Human Papillomavirus (HPV) overview


What is HPV?

HPV stands for Human Papillomavirus (pap-ah-LO-mah-VYE-rus). According the Centers for Disease Control and Prevention (CDC), HPV is the most common sexually transmitted virus in the United States. About 20 million Americans have HPV, and some 6 million people become newly infected each year. Odds are that more than half of sexually active people will eventually get genital HPV.

Disease abbreviations can be confusing. It’s important to note that HPV is not the same as HSV (Herpes Simplex Virus) or HIV. There are 40 different types of HPV that can be passed along during sexual activity. Most people infected with HPV will not be aware of it and will not experience any signs or symptoms.


HPV signs and symptoms

What are the signs and symptoms of HPV?

Most people who have HPV have no symptoms at all. Often, an HPV infection gets better on its own and resolves within two years. But HPV can cause genital warts, and if an HPV infection becomes chronic (long-term), there’s a higher risk of developing cancer, often many years after a person is first infected.

Genital warts typically look like small bumps or clusters in the genital area and can affect men and women. Genital warts can be big or small, flat or raised … and they can be diagnosed upon visual examination by your doctor. The good news is that the type of HPV that causes genital warts will not lead to serious complications like cancer.


HPV complications

What are the risks and complications of HPV?

The National Institute of Allergy and Infectious Diseases reports more than 100 types of HPV. The good news is that most types are harmless … but there are about 30 types that can put you at risk for serious health complications, including cancer.

These types of HPV affect the genitals, and are transmitted through sexual contact … including oral, vaginal or anal sex, or touching the genitals of an infected partner. In rare instances, a pregnant woman with genital HPV can pass the virus to her baby during delivery.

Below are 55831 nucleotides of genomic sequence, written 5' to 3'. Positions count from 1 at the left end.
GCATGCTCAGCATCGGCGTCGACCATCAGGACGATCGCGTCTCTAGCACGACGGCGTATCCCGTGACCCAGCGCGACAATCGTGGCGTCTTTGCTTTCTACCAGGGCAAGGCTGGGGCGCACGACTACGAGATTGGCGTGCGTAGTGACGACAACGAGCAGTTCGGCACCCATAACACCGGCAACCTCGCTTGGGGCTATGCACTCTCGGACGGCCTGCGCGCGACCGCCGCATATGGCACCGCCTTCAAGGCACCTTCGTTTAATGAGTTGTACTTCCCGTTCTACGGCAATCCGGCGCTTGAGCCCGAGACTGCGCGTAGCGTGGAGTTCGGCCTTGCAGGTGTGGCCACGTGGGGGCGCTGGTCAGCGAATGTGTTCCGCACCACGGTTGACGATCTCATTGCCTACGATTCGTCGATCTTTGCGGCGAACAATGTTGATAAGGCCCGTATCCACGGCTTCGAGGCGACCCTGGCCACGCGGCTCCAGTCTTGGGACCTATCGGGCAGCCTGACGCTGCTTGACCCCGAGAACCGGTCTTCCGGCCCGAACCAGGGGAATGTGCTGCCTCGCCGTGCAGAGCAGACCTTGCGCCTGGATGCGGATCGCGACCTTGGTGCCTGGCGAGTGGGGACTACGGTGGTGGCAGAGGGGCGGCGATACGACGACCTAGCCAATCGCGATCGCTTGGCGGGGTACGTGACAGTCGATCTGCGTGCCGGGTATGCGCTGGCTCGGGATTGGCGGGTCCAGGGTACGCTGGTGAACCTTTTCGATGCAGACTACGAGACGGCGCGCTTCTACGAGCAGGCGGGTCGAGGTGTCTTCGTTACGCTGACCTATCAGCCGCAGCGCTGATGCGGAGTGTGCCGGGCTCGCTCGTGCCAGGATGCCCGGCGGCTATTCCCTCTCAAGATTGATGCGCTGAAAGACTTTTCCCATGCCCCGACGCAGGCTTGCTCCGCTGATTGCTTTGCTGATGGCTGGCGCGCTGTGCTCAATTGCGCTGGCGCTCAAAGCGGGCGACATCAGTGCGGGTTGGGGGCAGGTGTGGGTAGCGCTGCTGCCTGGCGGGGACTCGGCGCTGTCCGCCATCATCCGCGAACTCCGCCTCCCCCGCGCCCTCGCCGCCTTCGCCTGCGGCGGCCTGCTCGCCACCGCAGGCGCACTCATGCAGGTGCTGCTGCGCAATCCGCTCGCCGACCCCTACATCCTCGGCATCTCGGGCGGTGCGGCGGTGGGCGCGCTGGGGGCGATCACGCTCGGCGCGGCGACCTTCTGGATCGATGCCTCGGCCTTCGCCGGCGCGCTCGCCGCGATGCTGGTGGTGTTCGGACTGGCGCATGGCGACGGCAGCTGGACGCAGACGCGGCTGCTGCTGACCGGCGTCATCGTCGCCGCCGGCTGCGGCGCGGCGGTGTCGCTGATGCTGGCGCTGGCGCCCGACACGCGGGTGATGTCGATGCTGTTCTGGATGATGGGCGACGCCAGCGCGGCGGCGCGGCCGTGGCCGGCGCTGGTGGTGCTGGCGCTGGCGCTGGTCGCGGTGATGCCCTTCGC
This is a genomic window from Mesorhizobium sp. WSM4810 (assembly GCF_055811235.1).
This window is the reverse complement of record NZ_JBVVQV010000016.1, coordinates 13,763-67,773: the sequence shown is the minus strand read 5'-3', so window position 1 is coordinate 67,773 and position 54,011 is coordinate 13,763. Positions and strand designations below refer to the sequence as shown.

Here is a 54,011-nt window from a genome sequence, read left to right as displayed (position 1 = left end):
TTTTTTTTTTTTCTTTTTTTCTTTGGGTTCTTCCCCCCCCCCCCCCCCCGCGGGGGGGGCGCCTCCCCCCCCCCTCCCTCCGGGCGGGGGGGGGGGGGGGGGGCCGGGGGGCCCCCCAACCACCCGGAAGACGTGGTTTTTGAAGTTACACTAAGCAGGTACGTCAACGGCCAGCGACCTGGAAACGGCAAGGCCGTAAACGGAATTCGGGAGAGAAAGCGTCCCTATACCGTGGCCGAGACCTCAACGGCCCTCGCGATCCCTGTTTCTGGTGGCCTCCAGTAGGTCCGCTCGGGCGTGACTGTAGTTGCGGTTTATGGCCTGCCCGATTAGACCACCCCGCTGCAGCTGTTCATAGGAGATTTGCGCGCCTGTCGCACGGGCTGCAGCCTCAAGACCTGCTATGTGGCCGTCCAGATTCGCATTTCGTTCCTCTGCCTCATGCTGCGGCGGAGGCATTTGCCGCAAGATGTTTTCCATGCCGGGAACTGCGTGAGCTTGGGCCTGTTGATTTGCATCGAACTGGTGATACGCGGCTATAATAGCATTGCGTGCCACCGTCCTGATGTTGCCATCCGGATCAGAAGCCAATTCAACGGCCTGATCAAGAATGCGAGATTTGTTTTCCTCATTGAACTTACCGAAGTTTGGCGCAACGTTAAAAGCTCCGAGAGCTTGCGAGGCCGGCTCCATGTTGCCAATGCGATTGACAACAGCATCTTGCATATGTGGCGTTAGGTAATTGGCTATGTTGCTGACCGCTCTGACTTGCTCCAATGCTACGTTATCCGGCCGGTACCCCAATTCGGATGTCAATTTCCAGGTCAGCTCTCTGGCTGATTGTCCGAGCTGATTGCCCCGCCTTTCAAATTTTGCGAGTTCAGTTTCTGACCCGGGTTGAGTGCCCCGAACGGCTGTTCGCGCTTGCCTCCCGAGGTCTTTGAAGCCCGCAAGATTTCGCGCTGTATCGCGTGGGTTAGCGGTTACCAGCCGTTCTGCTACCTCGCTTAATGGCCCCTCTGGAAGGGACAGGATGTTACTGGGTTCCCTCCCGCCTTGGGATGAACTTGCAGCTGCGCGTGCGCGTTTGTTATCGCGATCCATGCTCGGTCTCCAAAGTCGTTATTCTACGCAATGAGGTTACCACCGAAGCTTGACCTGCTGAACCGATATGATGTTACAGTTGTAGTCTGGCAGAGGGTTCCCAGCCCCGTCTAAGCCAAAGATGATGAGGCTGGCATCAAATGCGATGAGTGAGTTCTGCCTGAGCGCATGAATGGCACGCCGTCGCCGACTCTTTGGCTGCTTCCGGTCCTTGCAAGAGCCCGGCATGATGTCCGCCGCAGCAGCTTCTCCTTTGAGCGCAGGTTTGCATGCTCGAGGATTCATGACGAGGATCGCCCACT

Genital warts are caused by so-called “low-risk HPV,” whereas “high-risk HPV” can result in cancers of the anus, vagina, vulva, and cervix in women. The CDC reports that about 12,000 women in the United States get cervical cancer every year. In men, high-risk HPV can lead to cancers of the penis and anus … high-risk HPV can also result in throat or tongue cancers, in both men and women who have oral receptive sex.

As with all sexually transmitted diseases (STDs), people who have multiple sexual partners are more likely to get an HPV infection. Gay and bisexual men, and people with HIV/AIDS, are also more vulnerable to the virus.


HPV complications

Is there a test for HPV?

Yes, Pap tests screen for changes on the cervix due to HPV. In fact, it’s important for all women — even those who have been vaccinated — to get routine Paps that check for cervical cancer. For most women, The American Congress of Obstetricians and Gynecologists recommends Paps starting at age 21.

And while there’s currently no HPV test for men, anal Pap tests are recommended for men who have sex with men (MSM), and who have anal receptive intercourse.

*Note: See your doctor to get tested and treated for HPV and other STDs that require an examination and Pap test. Unlike blood or urine tests that screen for other common STDs, Pap tests that check for HPV can not be completed at the testing centers that we work with.


HPV treatment

Is HPV curable?

Not exactly … but it’s treatable, manageable and sometimes resolves on its own.

So far, there are no approved antiviral drugs to fight or cure HPV infections, but genital warts can be treated or removed by your doctor. And in women, regular Pap tests can identify changes in the cervix that could lead to cancer. As with all STDs, early detection is key … the sooner an infection is diagnosed, the sooner it can be treated, avoiding potentially serious long-term complications, like cancer.


HPV prevention

Is HPV preventable?

There are two types of HPV vaccines (Gardasil and Cervarix) that can keep people from getting infected with the virus in the first place. Both vaccines are safe and FDA-approved for females and males, ages 9–26. That said, some doctors may recommend the vaccine for people older than 26, to protect against a new HPV infection … but that would be considered an “off-label” use of the vaccine.

Be sure to consult your doctor to find out if and when it makes sense for you — or your son or daughter — to get vaccinated, ideally before an HPV infection has occurred. Also, if you’re pregnant, experts say that you should not get vaccinated … just to be on the safe side.

Using condoms and otherwise practicing safer sex greatly reduces the chances of contracting or transmitting HPV.

Primary Sources

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